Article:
The Dodgers entered the season with a bit of an outfield predicament. Yasiel Puig is clearly the best outfielder on the team and even if he needed to answer some questions this year, he's done so to this point and then some. Aside from the star, there are three guys for two spots -- all three of whom are handsomely compensated.
Matt Kemp is making over $21 million this season and still has five years left (after this season) on his eight-year, $160 million deal.
Carl Crawford is making more than $21 million per season through 2017.
Andre Ethier is in the second year of a backloaded five-year, $85 million deal.
If everyone is playing well, it's a nice problem to have and the Dodgers could certainly afford it. Instead ...
Kemp is hitting .254/.318/.430 (109 OPS+) with very poor defense and a strikeout problem. Ethier is hitting .251/.309/.377 (92 OPS+) and can't hit lefties. Crawford is hitting .267/.293/.400 (93 OPS+).
So I guess it's not awful, even if not ideal, to try and play matchups with two of those three, so long as one can stomach the salaries. But this is where things get complicated ...
Scott Van Slyke is hitting .278/.435/.625 (195 OPS+) with five doubles and six homers in just 92 plate appearances this season. Considering the Dodgers' overall struggles -- they have a losing record since May 1 -- there's something to be said for riding the hot hand, or giving someone else a shot ...
Top prospect Joc Pederson can handle center field -- in fact, scouting reports call him above average there -- which would be nice since none of the guys on the roster at this point should be playing there. He's also hitting .327/.437/.615 with 16 homers and 14 stolen bases for Triple-A Albuquerque right now. He's only 22, but he's handled every stop in the minors well so far.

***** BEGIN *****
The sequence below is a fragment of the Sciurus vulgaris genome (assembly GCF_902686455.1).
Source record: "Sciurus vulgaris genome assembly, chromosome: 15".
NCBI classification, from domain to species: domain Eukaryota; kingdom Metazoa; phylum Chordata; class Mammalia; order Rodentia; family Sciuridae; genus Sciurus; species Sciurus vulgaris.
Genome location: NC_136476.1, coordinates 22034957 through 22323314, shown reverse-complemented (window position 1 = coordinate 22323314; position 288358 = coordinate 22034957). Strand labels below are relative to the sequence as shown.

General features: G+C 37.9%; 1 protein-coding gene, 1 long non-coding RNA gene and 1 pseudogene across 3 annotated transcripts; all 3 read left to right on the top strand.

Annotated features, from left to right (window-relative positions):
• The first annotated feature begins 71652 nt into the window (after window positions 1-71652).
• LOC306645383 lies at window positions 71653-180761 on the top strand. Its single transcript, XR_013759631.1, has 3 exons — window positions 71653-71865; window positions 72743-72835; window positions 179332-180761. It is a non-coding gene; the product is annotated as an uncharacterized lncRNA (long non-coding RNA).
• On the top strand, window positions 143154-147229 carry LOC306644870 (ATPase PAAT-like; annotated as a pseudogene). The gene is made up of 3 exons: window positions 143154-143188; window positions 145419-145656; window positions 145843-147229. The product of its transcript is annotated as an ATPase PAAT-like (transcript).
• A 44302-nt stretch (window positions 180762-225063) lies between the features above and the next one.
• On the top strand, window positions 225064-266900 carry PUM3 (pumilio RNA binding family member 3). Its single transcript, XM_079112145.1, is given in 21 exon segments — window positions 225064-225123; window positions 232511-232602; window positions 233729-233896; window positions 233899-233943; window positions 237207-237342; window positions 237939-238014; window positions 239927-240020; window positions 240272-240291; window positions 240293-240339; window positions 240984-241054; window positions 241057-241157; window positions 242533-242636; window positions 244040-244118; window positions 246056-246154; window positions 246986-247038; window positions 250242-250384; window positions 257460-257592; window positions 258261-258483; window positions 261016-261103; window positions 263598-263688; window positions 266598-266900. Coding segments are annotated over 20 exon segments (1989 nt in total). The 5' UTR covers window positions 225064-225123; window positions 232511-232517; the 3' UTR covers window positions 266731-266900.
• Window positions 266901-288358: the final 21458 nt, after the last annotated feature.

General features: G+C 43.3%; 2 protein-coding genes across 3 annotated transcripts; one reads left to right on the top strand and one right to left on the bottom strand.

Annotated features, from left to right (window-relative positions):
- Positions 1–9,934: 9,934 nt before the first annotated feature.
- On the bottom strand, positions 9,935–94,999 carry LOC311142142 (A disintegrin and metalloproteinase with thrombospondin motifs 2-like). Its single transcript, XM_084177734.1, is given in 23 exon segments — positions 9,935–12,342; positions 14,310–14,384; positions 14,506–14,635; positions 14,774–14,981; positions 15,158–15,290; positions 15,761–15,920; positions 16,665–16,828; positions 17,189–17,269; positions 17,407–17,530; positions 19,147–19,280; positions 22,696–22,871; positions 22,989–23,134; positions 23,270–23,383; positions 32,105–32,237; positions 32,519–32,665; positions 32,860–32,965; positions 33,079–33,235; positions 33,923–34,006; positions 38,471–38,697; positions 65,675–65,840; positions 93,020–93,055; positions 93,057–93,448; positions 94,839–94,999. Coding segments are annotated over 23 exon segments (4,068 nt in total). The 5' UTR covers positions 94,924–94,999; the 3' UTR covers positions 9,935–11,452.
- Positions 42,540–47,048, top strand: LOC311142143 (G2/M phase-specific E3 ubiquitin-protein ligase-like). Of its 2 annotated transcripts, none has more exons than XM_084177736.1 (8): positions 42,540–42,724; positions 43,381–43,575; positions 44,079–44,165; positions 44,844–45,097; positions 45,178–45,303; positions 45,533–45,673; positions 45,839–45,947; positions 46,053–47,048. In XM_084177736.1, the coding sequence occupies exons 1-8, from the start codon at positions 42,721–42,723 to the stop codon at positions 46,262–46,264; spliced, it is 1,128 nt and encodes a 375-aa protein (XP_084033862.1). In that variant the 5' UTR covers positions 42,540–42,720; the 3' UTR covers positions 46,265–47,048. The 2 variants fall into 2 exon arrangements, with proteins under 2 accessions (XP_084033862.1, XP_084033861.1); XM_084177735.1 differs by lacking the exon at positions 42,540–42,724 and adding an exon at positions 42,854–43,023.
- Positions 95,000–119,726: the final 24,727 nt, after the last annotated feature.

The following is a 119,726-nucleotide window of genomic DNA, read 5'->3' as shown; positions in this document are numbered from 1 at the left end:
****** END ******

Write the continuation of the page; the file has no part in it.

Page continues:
So the Dodgers conundrum is how to balance everything moving forward while still trying to make the playoffs and win the World Series.
They could probably trade at least one of the Ethier, Crawford, Kemp group, but they'd have to eat a ton of salary in doing so -- in Kemp's case, an unprecedented amount, in all likelihood. They also probably couldn't get much back and it would be a veritable salary dump. Keeping all of the guys means there's a chance eventually one or two of the players would bounce back to at least close to previous form. After all, Kemp is 29 while Ethier and Crawford are 32.
If they did trade, though, what happens if Van Slyke stops hitting well, the guys they keep don't improve, Puig runs into a wall again (literally) and Pederson struggles in his first big-league stint? All of a sudden they're searching for outfielders.
Meantime, the Dodgers could trade Pederson as part of a package -- many teams would be very interested in him -- that would land a nice return. What if he then becomes a star and the Dodgers continue to struggle with overpaid outfielders? Again, Pederson seems like the best center field fit, defensively.
There are some chess pieces to be moved around in L.A., with the most attractive ones being the cheap ones and three starting to more resemble albatrosses. All this needs to be done while keeping in mind this season is one the Dodgers entered with the realistic goal of winning the World Series.
Your move, Mr. Colletti.